September 21, 2023
2023 ADSS Competition ‘Extremely Motivating,’ Building on Past Success
The first day’s events at the 2023 Adaptive Defensive Shooting Summit in Epping, N.H., were cut short due to rain. The last day’s official competition matches were threatened by Tropical Storm Lee, swirling out over the Atlantic Ocean and bringing a little rain and wind to the Northeast and the SIG Sauer Academy and Experience Center campus.
No matter. The competitors at this year’s ADSS have been through more difficult challenges. They were here for education, training and most importantly, the competition – both among friends and with themselves.
By all measures 2023 was a big success and built off of last year’s momentum.
This was the fifth year for the ADSS match and it’s hard to believe there were only 13 participants the very first year. Now, dozens of competitors from across the country gathered again to push themselves and demonstrate what resolve really looks like.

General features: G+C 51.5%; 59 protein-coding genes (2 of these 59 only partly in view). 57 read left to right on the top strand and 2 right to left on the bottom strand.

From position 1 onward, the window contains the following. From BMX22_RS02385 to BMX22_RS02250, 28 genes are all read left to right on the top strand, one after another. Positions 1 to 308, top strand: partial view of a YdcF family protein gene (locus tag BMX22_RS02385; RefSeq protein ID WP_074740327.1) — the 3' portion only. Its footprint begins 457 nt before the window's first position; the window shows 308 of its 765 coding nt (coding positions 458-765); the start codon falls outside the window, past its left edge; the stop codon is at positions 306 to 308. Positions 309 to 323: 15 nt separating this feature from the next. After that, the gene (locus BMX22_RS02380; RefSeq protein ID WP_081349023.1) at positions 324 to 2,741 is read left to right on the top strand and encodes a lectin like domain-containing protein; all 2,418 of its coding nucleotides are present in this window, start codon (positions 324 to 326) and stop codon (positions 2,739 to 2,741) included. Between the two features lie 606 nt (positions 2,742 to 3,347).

“It’s amazing what we can accomplish when we don’t care about who gets credit,” said ADSS founder Trevor Baucom. “ADSS is about getting people out to shoot and finding a way to help those with physical limitations recognize they’re in this community too and can participate.”
One of this year’s competitors was Jake Altman from North Carolina. He goes by @One.Hand.Gunner on social media and was a first-time competitor. Altman spent six and a half years in the U.S. Army as a combat engineer and carried out several anti-IED (improvised explosive device) operations in Iraq. He was injured and lost an arm serving his country but doesn’t let that stop him from doing what he loves. Altman was amazed at what he saw in his fellow competitors in Epping.
“In a couple words – very inspirational,” Altman told me. “Being an upper extremity amputee and witnessing individuals with mobility issues, it puts things into perspective. And to see the participants compete the way they did, was extremely motivating.”
This year, Baucom organized the ADSS with a focus on introducing and connecting participants with various competitive shooting disciplines, stages and simulations. He included Precision Rifle Shooting (PRS) stages, 3-gun shooting courses (where competitors shoot rifles, shotguns and pistols) and Steel Challenge shoots.